Homeless MSMs are now becoming a growing concern to the society, a problem that greatly needs your government’s intervention, financial support and some much needed public educating. The issue of homeless MSMs is such an important one that if continued to be left unattended will not only cost the country millions of dollars but also many young lives.
These young men are not only living a life of hopelessness but are resorting to extreme measures for survival, putting them at risk for HIV/AIDS, violence and death.
Removing the Buggery Law not only prevent hard working Jamaicans from being criminalized, but also help to effectively fight a ticking time boom, HIV/AIDS.
With one in every three gay men infected with HIV, the government must act now in preventing a nationwide epidemic. Not only are these men sleeping with other men, but are also sleeping with women (increasing the risk of HIV infections spreading into the general population) to hide their sexuality and to prove to society that they are "heterosexual," to avoid stigma, discrimination and harassment. The law's removal can effectively allow non-for-profit organizations, government agencies and International aids group to effectively target, educated and treat MSMs about HIV/AIDS. Promote tolerance and remove the discrimination and stigma many MSMs fear when seeking treatment at our local health clinics and hospitals.
Mrs. Simpson-Miller fear can cripple a nation; many of the countries young, educated and hardworking citizens are fleeing home to live in other countries where societies are much more tolerant. What does that mean for Jamaica's ageing population? More Elderly people which means less Jobs, less people working which will cause the government to gain less money, less money the government makes will put more burden on social services. Government will have to spend more on medical care. The age of retirement will have to be raised, Families being separated, all of which can be easily avoided with the removal of the buggery law, promoting love, respect and equality for all Jamaican.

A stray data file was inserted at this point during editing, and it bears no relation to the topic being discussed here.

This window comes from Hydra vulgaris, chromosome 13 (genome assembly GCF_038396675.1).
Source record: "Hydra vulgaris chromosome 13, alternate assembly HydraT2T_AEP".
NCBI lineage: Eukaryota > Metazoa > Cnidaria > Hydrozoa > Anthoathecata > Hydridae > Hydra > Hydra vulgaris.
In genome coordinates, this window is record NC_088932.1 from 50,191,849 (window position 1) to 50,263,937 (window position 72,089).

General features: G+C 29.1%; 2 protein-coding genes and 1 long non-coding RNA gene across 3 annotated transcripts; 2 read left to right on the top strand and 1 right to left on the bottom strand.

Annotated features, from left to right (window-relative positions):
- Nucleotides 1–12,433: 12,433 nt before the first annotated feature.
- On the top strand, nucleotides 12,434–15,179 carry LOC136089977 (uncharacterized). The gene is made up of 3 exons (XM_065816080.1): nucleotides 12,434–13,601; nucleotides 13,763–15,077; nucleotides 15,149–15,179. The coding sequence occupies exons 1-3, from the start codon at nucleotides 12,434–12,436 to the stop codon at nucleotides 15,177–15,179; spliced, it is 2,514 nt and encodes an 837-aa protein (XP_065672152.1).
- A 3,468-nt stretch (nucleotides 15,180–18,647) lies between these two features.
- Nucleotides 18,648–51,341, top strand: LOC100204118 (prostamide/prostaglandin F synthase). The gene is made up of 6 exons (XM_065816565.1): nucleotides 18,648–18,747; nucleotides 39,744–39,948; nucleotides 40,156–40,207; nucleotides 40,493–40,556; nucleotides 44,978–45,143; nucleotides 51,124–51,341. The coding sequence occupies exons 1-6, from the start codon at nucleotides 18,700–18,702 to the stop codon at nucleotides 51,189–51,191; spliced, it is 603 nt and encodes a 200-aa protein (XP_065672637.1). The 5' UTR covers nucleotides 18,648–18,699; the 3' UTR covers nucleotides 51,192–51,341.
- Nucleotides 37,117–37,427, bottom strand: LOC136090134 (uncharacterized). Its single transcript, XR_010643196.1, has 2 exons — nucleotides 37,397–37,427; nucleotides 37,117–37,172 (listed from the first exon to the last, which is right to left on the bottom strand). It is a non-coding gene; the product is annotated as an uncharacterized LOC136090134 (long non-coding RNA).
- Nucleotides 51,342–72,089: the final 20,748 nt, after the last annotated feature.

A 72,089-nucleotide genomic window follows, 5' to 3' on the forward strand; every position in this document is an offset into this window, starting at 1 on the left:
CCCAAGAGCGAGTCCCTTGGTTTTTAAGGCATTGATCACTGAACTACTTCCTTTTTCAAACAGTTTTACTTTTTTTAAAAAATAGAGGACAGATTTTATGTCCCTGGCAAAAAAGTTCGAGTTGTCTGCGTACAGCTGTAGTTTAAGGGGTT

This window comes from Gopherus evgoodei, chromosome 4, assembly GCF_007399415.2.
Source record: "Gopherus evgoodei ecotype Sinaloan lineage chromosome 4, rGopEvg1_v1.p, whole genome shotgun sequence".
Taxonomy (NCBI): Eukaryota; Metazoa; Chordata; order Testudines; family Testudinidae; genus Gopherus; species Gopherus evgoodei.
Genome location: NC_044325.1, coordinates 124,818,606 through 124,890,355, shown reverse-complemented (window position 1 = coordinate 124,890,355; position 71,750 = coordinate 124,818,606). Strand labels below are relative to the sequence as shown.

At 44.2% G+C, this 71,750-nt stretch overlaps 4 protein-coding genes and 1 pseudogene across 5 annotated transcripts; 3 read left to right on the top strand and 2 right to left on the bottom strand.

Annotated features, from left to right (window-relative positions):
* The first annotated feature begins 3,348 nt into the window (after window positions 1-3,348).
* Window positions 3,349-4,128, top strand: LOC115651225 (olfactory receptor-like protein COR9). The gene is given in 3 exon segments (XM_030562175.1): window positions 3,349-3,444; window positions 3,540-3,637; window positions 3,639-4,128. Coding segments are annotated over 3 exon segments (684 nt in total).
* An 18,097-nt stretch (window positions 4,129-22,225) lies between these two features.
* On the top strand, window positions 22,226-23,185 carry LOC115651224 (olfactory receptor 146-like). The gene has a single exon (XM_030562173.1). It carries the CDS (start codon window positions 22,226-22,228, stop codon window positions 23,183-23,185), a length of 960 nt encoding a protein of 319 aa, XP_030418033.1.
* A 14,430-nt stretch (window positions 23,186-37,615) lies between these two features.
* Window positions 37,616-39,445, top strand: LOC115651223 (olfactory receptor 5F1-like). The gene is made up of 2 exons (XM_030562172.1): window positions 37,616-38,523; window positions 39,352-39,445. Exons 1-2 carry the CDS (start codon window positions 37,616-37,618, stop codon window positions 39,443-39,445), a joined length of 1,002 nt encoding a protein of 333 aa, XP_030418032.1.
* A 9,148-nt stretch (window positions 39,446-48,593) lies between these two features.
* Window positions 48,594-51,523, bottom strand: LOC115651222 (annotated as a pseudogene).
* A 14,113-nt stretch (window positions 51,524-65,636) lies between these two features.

I am a man of God and I respect all religions; however history has shown us religion should never be the reason to deny homosexuals the rights to equality, the rights to express oneself without fear, discrimination and harassment. The churches in Jamaica have move way beyond preaching love and acceptance to spreading hate, lies and fear. The Church, which was always seen as a "pillar of hope" for the poor and needed, they built communities, provide food, shelter, money for the less fortunate. Now the true Christian values are being tarnishes by the selfishness of a few fundamentalist Christians like Sherley Richard and Dr. Wayne West. Although there concerns should always be respected, we must never allow there extreme views and scare tactics to frighten us from making real positive changes for the country.
Homophobia as gone way beyond just the fear of gays and lesbians, it now involve supporting anti-gay discrimination in legislations, denying other Jamaicans the right to equality and free choice.
Prime Minister, let me leave you with a word from Former Prime Minister Michael Manley in his address to the United Nation General Assemble - 1972, "We believe that the idea of EQUALITY is the only enduring principle by which mankind may be guided in the conduct of national and international affairs.”
Respectfully Mrs. Simple-Miller, I urge you to keep well with your promise to have a conscience vote on such an important matter for many Jamaicans and remove the Buggery Law completely off our statute.